The significant difference between mechanical and hydraulic disc brakes is how the two braking systems are connected from the brake lever to the caliper. Mechanical disc brakes rely on a cable that pulls on the caliper, which requires a strong pull to fully apply enough stopping power to bring the wheel to a stop.
Hydraulic disc brakes instead rely on a fluid based system instead, where pulling your brake lever causes fluid to push your caliper against the wheel rotor to bring it to a stop. While applying brake resistance may not seem too different between the two braking systems, the result is vastly different and is why many cyclists prefer one setup.
Why Some Cyclists Prefer Mechanical Disc Brake Systems:
Mechanical disc brakes are the simpler of the two systems, so they are often significantly less expensive than hydraulic disc brake systems. Mechanical disc brakes are also easier to fix. And once they wear out, they’re much more straightforward to replace than hydraulic disc brakes.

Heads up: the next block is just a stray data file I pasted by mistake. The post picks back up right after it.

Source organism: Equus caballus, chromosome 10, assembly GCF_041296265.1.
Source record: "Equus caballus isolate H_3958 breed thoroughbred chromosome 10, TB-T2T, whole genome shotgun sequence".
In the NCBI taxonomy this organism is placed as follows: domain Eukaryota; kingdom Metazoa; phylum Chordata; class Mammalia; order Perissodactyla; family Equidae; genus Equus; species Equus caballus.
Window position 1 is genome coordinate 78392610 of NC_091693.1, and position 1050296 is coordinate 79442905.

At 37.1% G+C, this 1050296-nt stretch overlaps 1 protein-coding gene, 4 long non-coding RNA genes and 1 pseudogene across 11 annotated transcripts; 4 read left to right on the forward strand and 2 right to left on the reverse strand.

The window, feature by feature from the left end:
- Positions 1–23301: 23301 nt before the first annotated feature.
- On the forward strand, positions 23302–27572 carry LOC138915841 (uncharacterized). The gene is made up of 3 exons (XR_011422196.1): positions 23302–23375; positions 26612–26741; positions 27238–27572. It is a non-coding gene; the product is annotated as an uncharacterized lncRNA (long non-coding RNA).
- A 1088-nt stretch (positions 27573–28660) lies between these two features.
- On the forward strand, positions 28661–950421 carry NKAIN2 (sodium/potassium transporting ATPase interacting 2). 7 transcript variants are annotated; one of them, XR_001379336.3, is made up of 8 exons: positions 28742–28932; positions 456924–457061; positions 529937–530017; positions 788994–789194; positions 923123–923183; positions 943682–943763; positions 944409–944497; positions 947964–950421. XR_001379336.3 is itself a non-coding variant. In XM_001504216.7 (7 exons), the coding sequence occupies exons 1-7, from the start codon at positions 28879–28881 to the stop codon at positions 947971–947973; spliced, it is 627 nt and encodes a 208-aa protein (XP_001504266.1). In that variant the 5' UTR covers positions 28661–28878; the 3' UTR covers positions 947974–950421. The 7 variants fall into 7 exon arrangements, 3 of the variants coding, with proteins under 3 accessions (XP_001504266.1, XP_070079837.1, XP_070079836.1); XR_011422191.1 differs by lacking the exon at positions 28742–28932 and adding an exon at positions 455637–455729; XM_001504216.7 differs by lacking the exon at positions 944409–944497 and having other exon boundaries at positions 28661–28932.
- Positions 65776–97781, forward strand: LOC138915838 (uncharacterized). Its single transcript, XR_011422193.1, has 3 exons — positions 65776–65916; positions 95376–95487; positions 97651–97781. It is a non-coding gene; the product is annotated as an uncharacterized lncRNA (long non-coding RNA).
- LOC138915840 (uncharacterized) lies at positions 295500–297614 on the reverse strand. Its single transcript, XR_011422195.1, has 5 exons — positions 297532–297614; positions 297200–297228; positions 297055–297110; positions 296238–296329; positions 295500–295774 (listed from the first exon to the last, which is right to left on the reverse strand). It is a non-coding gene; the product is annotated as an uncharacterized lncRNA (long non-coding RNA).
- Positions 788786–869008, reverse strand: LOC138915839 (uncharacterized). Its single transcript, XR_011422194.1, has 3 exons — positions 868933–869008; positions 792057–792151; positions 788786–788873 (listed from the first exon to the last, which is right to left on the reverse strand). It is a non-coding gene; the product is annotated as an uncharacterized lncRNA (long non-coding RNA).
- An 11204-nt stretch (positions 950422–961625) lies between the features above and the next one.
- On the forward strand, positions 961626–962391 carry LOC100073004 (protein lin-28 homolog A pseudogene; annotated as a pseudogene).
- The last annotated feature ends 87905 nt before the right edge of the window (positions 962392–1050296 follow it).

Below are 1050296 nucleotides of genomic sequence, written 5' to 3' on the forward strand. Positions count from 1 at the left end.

Some cyclists like to adjust their braking systems for different situations. This is easier done on mechanical disc brake setups.
Hydraulic disc brakes do provide greater braking power, but pulling on the lever often feels underwhelming and leaves cyclists unsure of how much braking power they’re applying. With mechanical disc brake setups, the brakes must be forcefully applied, but you get a more robust feedback response, so you know more precisely how much brake power you’re applying.
Mechanical Disc Brake Pros:
- Less expensive.
- Easier to fix.
- Easier to replace.
- More adjustable.
- More versatile braking feedback.
Why Some Cyclists Prefer Hydraulic Disc Brake Systems: